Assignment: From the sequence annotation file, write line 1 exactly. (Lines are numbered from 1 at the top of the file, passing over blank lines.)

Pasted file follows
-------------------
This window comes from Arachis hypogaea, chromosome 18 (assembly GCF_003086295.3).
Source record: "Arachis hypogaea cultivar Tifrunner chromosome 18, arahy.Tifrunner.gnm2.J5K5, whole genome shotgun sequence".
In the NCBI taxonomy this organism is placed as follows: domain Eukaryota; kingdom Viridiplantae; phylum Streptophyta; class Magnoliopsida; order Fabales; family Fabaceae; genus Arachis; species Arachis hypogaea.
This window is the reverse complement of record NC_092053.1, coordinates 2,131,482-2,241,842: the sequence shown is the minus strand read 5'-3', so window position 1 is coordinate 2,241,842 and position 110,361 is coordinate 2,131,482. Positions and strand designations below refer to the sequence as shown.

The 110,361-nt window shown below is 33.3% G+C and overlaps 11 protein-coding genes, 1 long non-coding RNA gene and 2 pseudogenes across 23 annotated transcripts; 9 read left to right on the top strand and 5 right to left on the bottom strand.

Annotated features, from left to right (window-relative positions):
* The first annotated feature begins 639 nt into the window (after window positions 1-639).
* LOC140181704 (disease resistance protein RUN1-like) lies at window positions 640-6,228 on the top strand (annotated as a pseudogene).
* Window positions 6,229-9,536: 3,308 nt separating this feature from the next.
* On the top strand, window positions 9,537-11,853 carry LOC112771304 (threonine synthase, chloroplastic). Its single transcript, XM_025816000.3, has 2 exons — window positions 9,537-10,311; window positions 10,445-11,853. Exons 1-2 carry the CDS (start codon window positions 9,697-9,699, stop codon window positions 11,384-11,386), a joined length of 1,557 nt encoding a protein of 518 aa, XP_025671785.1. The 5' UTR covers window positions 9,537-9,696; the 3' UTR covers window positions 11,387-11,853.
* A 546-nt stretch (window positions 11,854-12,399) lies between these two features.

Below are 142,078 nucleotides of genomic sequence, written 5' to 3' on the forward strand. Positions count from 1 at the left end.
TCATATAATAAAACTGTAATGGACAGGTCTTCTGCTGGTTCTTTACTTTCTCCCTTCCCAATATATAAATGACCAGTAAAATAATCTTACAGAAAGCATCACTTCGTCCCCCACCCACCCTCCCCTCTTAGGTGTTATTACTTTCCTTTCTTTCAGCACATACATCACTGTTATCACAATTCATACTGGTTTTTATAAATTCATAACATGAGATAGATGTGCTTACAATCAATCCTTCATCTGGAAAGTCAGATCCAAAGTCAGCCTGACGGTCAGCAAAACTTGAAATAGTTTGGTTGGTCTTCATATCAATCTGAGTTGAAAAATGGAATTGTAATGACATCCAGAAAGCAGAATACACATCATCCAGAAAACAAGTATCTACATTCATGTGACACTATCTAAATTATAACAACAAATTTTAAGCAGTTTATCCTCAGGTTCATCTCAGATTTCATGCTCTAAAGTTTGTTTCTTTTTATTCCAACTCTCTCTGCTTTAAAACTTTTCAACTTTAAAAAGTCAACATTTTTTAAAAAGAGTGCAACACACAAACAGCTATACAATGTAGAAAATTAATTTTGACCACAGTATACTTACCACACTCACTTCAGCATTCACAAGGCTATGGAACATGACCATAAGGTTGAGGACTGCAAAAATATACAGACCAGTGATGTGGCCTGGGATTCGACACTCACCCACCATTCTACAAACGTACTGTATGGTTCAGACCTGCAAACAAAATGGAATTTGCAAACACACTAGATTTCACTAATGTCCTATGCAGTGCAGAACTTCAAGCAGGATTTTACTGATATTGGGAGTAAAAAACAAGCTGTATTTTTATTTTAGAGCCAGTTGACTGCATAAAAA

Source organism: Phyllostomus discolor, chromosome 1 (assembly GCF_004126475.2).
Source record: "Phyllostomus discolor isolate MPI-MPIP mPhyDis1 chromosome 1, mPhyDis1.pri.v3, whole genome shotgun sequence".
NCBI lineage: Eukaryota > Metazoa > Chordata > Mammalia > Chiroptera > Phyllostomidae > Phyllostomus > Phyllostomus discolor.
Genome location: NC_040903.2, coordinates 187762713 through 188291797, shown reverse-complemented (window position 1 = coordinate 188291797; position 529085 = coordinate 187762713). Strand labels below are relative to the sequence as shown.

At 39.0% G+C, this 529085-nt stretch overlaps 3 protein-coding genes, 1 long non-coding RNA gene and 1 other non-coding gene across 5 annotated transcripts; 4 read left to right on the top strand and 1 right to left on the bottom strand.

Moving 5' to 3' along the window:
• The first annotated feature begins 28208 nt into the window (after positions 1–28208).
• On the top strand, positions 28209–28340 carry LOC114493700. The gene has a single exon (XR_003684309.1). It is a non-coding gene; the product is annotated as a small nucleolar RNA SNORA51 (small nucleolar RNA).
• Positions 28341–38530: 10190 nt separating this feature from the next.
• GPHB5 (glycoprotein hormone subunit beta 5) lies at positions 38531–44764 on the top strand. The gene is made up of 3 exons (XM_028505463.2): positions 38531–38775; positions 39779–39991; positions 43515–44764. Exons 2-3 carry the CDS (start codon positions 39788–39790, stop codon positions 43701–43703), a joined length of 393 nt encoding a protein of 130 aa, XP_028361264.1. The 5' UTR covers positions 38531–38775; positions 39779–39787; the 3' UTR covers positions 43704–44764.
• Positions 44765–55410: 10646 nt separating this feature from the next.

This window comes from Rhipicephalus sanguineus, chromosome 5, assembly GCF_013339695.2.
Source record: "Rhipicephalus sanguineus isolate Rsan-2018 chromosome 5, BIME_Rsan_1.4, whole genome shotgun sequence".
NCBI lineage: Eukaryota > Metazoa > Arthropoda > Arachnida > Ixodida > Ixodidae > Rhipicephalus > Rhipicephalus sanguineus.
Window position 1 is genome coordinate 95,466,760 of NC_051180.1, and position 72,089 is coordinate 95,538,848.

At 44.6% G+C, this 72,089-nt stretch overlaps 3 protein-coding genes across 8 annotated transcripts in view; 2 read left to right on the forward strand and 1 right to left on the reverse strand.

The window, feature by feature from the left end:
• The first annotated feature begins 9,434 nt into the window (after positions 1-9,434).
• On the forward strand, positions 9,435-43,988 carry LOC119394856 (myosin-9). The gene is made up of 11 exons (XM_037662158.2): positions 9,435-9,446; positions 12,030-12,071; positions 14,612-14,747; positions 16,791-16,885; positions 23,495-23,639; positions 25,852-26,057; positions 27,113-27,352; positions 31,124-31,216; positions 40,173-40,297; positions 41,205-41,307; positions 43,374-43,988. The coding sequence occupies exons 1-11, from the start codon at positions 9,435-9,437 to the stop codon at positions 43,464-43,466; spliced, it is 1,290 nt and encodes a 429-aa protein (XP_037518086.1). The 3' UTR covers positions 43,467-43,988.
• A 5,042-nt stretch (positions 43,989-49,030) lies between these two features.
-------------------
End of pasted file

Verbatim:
This window comes from Arachis hypogaea, chromosome 18 (assembly GCF_003086295.3).